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Between the Holocaust and Trianon - Historical Culture in Hungary

  • Martin Davies
  • Claus-Christian Szejnmann
Publiceringsår: 2007
Språk: Engelska
Sidor: 97-106
Publikation/Tidskrift/Serie: How the Holocaust Looks Now. International Perspectives
Dokumenttyp: Del av eller Kapitel i bok
Förlag: Palgrave Macmillan


The innocuous place of Hungary’s Jews in the historical culture of the country from 1945 to 2004 is an indication that the Holocaust has not set its stamp on this culture. It is noteworthy that in the last decade of the Kádár regime, there was a strong interest in Hungary in the fate of the Hungarians in the territories that had been lost at Trianon. This interest was an important factor in Hungarian politics in 1989 and again in the late 1990s. On this issue, Trianon and postwar communist rule became intertwined as two aspects of the Hungarian tragedy in the 20th century. This issue overshadowed the memory of the Holocaust in the political debate. The representatives of the Jewish community in Hungary chose not to accept the status of national minority for the Jews when the minority law was adopted in 1993. The message is that the Jews are an integral part of Hungarian society, and in matters of historical belonging on equal footing with the Hungarian minorities in the neighbouring countries.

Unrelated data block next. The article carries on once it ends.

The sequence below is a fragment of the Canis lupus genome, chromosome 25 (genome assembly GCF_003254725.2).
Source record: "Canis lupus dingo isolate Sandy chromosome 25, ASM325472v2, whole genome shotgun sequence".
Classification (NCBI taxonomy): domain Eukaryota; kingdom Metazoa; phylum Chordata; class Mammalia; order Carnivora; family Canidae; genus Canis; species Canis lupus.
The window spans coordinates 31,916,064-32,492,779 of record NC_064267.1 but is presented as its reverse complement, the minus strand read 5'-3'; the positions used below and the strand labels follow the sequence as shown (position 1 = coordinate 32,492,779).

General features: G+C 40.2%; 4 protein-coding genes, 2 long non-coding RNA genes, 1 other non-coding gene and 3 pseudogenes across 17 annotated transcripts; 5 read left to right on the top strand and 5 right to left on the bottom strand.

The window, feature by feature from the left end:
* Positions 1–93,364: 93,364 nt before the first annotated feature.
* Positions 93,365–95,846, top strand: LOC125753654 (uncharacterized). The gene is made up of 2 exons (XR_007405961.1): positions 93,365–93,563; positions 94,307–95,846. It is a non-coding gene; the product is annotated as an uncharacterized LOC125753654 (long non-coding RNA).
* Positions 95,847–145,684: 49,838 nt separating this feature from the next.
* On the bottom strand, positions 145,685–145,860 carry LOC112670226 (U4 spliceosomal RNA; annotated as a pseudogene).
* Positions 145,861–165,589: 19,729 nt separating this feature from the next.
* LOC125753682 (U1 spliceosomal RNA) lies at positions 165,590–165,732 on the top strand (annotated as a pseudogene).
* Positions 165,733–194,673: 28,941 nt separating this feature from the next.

• History
  • The Holocaust in Hungary
  • historical culture
  • Trianon treaty
  • public memory


  • ISBN: 0-230-00147-5

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